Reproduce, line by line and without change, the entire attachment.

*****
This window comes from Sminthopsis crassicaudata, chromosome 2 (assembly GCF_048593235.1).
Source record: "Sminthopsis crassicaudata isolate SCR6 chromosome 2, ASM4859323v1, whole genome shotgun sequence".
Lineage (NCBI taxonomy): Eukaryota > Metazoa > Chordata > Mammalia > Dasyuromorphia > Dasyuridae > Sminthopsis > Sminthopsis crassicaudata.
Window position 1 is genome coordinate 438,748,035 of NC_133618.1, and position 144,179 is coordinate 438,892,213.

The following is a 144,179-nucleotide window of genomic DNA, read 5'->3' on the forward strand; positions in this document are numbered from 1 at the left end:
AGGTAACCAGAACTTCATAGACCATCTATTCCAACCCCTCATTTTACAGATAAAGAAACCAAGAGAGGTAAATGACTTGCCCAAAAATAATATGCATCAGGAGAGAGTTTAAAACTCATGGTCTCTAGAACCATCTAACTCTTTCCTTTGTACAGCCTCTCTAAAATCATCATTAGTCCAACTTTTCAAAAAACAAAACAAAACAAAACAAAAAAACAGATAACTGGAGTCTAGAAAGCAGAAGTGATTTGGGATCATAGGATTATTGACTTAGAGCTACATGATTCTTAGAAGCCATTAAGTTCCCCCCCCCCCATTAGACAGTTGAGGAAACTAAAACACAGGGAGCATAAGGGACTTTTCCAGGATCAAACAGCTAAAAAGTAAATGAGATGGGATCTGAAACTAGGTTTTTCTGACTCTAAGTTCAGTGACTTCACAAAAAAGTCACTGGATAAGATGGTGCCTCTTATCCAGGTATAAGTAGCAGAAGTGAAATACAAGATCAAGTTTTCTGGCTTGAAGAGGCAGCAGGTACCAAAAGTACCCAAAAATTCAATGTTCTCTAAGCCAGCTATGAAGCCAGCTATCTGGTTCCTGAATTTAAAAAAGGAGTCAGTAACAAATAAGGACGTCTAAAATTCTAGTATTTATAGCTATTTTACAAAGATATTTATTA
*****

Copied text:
This window comes from Sminthopsis crassicaudata, chromosome 2 (assembly GCF_048593235.1).
Source record: "Sminthopsis crassicaudata isolate SCR6 chromosome 2, ASM4859323v1, whole genome shotgun sequence".
Lineage (NCBI taxonomy): Eukaryota > Metazoa > Chordata > Mammalia > Dasyuromorphia > Dasyuridae > Sminthopsis > Sminthopsis crassicaudata.
Window position 1 is genome coordinate 438,748,035 of NC_133618.1, and position 144,179 is coordinate 438,892,213.

The following is a 144,179-nucleotide window of genomic DNA, read 5'->3' on the forward strand; positions in this document are numbered from 1 at the left end:
AGGTAACCAGAACTTCATAGACCATCTATTCCAACCCCTCATTTTACAGATAAAGAAACCAAGAGAGGTAAATGACTTGCCCAAAAATAATATGCATCAGGAGAGAGTTTAAAACTCATGGTCTCTAGAACCATCTAACTCTTTCCTTTGTACAGCCTCTCTAAAATCATCATTAGTCCAACTTTTCAAAAAACAAAACAAAACAAAACAAAAAAACAGATAACTGGAGTCTAGAAAGCAGAAGTGATTTGGGATCATAGGATTATTGACTTAGAGCTACATGATTCTTAGAAGCCATTAAGTTCCCCCCCCCCCATTAGACAGTTGAGGAAACTAAAACACAGGGAGCATAAGGGACTTTTCCAGGATCAAACAGCTAAAAAGTAAATGAGATGGGATCTGAAACTAGGTTTTTCTGACTCTAAGTTCAGTGACTTCACAAAAAAGTCACTGGATAAGATGGTGCCTCTTATCCAGGTATAAGTAGCAGAAGTGAAATACAAGATCAAGTTTTCTGGCTTGAAGAGGCAGCAGGTACCAAAAGTACCCAAAAATTCAATGTTCTCTAAGCCAGCTATGAAGCCAGCTATCTGGTTCCTGAATTTAAAAAAGGAGTCAGTAACAAATAAGGACGTCTAAAATTCTAGTATTTATAGCTATTTTACAAAGATATTTATTA